3. Co-signing for someone else

When you co-sign for someone else, this can lead to horrible credit, says Ulzheimer. 

“While you may think you’re not liable for payments as the co-signer, you’d be mistaken,” he says. 

“You’re equally liable for payments.” 

Should the other person default and not keep up with the loan payments, you’re on the hook. And if you aren’t able to make the payments, then your credit will take a hit. 

If someone asks you to co-sign, be very cautious. They’re probably asking you to co-sign because their credit isn’t great. If you decide to take the plunge and co-sign, just be sure that you can pay off the loans.

It’s also important to understand that co-signing is different than listing someone as an authorized user. If you become an authorized user, this means you can make charges on someone else’s account but you are responsible for the payments. 

4. Withholding payment because you think a payment is unfair

This has probably happened to all of us: you think a bill is unfair or outright wrong. For instance, there might be a mistake on the amount on your cell phone or medical bill and you refuse to pay it. Or, the rates spiked for your Internet service and you feel it’s flat-out unfair.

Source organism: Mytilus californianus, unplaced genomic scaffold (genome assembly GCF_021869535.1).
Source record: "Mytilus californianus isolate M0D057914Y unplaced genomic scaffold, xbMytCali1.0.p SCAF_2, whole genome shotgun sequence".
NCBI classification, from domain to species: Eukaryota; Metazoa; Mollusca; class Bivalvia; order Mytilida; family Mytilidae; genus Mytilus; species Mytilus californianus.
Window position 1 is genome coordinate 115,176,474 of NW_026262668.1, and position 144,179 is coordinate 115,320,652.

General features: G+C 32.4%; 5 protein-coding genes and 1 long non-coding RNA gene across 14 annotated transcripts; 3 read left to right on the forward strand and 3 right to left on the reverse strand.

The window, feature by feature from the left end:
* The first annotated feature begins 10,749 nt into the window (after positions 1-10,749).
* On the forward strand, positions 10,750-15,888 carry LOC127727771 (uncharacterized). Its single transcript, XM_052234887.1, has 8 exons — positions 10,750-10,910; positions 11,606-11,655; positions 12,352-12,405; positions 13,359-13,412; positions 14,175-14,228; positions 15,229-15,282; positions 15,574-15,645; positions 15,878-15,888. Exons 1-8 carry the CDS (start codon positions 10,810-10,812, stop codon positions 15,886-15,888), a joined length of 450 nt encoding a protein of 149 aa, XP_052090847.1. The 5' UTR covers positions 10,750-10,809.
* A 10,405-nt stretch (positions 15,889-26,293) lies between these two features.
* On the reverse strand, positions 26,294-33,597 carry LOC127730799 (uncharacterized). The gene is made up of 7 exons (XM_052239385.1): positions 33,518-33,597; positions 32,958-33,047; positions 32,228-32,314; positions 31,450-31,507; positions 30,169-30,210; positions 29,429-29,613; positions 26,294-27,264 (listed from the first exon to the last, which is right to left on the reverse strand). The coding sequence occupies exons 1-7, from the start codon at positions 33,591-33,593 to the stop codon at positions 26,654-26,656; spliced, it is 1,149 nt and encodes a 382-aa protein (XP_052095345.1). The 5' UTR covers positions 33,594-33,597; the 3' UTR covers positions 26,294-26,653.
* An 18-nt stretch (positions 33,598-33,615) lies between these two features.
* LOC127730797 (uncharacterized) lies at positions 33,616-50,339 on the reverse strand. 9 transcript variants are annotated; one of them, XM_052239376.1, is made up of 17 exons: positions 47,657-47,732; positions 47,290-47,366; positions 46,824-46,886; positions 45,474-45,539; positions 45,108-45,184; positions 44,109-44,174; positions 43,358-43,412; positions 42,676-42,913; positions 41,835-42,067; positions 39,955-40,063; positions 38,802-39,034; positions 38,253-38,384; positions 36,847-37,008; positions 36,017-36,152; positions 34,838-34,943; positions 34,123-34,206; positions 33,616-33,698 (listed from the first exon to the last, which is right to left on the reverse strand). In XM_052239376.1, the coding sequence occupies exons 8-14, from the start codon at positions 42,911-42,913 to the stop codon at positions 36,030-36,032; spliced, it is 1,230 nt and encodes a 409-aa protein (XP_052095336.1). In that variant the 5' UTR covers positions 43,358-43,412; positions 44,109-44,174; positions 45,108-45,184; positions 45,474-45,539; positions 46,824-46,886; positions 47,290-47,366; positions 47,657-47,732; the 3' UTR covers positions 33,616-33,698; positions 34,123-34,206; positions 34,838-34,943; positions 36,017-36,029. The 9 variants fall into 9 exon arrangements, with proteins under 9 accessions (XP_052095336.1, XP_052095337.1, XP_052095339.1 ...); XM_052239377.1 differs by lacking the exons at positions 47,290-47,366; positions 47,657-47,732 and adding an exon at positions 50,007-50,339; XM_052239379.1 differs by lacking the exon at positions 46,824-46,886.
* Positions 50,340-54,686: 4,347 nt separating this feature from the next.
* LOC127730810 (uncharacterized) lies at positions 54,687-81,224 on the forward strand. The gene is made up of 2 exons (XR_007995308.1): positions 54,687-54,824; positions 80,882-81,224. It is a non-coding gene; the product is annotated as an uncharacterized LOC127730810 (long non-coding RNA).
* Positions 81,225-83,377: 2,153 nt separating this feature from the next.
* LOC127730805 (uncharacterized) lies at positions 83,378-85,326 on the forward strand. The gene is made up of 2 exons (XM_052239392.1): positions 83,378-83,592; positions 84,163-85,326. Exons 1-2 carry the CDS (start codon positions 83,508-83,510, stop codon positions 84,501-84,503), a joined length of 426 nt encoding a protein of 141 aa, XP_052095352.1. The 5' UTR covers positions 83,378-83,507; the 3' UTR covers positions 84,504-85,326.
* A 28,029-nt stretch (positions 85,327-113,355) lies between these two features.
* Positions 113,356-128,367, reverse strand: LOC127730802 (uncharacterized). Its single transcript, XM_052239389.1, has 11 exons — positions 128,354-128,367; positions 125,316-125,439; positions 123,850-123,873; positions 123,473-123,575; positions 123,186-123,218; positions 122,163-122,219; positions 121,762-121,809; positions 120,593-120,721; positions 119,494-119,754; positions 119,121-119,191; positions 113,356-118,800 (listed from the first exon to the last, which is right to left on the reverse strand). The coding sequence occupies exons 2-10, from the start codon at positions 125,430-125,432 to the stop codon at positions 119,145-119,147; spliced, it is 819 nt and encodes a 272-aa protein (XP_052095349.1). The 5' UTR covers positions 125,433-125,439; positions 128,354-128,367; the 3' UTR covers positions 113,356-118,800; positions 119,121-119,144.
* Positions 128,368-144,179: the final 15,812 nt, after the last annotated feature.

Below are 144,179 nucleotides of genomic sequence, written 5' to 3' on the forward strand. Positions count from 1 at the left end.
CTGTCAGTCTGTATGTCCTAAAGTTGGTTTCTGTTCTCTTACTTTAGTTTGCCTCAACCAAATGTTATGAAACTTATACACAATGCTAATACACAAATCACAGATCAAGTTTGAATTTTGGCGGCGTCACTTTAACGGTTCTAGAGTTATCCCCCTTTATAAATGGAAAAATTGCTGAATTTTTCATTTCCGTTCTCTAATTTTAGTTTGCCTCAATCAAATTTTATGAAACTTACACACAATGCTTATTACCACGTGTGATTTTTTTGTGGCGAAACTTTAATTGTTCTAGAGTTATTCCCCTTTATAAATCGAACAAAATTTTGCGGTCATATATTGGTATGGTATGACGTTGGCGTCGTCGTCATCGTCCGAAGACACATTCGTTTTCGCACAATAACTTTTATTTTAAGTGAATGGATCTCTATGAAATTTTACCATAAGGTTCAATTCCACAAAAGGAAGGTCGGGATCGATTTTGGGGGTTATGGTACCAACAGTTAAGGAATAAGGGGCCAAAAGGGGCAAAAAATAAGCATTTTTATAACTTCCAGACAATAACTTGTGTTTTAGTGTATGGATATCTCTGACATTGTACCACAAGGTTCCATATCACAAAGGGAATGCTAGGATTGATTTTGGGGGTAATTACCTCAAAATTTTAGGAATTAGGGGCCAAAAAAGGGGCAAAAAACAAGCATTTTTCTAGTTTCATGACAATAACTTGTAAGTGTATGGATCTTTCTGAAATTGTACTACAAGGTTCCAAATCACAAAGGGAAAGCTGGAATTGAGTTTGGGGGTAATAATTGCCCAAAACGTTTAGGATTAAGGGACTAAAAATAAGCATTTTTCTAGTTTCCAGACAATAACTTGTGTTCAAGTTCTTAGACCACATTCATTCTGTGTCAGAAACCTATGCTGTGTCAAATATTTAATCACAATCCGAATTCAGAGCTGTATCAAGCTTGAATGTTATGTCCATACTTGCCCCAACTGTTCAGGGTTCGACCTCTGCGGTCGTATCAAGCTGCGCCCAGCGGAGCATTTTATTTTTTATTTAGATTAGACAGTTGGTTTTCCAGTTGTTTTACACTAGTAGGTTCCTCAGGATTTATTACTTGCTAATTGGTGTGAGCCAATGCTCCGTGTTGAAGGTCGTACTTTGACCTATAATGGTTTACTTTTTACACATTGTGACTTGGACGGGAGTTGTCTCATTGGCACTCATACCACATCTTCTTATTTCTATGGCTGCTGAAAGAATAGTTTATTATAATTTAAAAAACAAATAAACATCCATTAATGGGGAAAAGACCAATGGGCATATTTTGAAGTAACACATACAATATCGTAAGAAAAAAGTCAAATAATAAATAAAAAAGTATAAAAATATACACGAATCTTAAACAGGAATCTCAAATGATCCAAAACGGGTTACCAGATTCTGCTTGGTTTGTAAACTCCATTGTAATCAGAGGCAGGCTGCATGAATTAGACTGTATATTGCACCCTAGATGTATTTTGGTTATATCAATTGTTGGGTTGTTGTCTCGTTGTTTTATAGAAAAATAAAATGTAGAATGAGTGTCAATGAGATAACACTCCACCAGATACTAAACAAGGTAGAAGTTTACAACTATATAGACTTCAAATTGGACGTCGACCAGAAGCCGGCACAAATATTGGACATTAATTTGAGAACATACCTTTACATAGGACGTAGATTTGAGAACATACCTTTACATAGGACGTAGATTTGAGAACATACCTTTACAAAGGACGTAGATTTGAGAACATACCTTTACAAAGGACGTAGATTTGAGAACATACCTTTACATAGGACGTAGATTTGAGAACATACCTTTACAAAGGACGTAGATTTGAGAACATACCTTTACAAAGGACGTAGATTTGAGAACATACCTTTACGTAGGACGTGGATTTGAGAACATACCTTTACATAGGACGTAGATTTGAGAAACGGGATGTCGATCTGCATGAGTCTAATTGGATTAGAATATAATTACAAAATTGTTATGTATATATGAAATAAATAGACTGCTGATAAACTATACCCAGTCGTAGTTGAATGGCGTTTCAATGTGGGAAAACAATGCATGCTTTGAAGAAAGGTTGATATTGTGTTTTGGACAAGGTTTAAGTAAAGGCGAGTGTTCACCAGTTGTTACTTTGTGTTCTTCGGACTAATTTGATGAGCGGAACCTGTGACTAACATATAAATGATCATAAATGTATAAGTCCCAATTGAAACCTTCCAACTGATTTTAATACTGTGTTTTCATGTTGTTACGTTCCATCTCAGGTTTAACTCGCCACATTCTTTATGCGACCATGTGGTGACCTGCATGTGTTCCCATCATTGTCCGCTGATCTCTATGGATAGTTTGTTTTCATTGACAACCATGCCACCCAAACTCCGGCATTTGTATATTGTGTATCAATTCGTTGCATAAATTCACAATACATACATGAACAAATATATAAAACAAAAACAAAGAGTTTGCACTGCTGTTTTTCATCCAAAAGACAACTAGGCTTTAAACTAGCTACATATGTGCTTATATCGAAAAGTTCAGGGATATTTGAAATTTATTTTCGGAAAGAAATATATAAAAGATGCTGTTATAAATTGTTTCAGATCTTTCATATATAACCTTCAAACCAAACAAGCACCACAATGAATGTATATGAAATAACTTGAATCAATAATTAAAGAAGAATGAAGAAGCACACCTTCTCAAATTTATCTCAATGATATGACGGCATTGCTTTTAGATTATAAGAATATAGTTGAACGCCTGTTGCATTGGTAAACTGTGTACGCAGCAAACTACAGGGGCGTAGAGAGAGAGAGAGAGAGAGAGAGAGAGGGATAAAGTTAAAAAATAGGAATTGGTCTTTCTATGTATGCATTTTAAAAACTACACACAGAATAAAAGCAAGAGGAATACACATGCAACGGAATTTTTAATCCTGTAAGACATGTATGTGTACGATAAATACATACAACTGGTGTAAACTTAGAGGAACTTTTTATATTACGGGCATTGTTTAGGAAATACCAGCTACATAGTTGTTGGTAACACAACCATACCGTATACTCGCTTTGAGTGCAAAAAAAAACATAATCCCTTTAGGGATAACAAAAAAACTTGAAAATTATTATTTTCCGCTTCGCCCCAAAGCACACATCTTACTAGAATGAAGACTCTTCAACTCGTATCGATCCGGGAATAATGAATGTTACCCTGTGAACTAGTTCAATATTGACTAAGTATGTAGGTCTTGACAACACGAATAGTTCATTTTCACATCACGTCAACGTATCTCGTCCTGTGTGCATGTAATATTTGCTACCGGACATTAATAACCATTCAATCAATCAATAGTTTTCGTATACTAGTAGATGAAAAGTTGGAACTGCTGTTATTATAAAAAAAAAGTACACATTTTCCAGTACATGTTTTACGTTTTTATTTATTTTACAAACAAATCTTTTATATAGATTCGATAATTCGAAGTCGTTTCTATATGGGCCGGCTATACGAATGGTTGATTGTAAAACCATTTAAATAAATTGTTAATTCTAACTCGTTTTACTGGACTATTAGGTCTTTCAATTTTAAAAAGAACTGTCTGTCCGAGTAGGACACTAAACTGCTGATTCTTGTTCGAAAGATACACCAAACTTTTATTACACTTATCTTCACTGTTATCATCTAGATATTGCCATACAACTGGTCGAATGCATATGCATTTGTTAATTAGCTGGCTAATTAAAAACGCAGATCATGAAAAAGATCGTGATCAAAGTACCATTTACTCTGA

The thing is: even if you’re right, you are still responsible for making payments. If you don’t, you can wind up in collections, explains Gerri Detweiler, education director for Nav

That’s when these bills can really damage your credit scores, says Detweiler. 

“If you do (dispute a bill), keep a solid paper trail and make sure you don’t let it drag on too long,” she says.

Yet, what if a medical bill is legit and you simply can’t afford it? Detweiler suggests asking for a hardship discount or getting on a payment plan. 

“If medical bills go unpaid — and unresolved — after six months, they may wind up on your credit reports as collection accounts,” she says.

5. Opening a retail credit card

Many retail credit cards offer a discount on your first purchase. But if you’re opening a card just to get the discount, you might want to think twice. 

For one thing, when you open a credit card, it can result in a hard pull on your credit. In turn, it negatively impacts your credit scores. What’s more, you might find yourself spending more than you can afford, which can affect your credit utilization ratio. 

To avoid this, open new accounts carefully, and always make sure it’s worth it, says Detweiler. And before you sign up, look at the APR, fees, and find out if there’s an annual account fee to keep the card open. 

6. Avoiding credit like the plague

You might have your reasons for avoiding credit entirely, but doing so can result in a low credit score, points out Detweiler. “You can have plenty of money in the bank, but if you use a debit card for all your purchases and don’t have any open credit accounts, you may have a low credit score,” says Detweiler. 

If you’re a credit phobe, consider opening one credit card.

“Consider using a credit card, even if it’s just to pay a recurring bill each month.” 

And remember: You don’t have to carry debt to have a good score.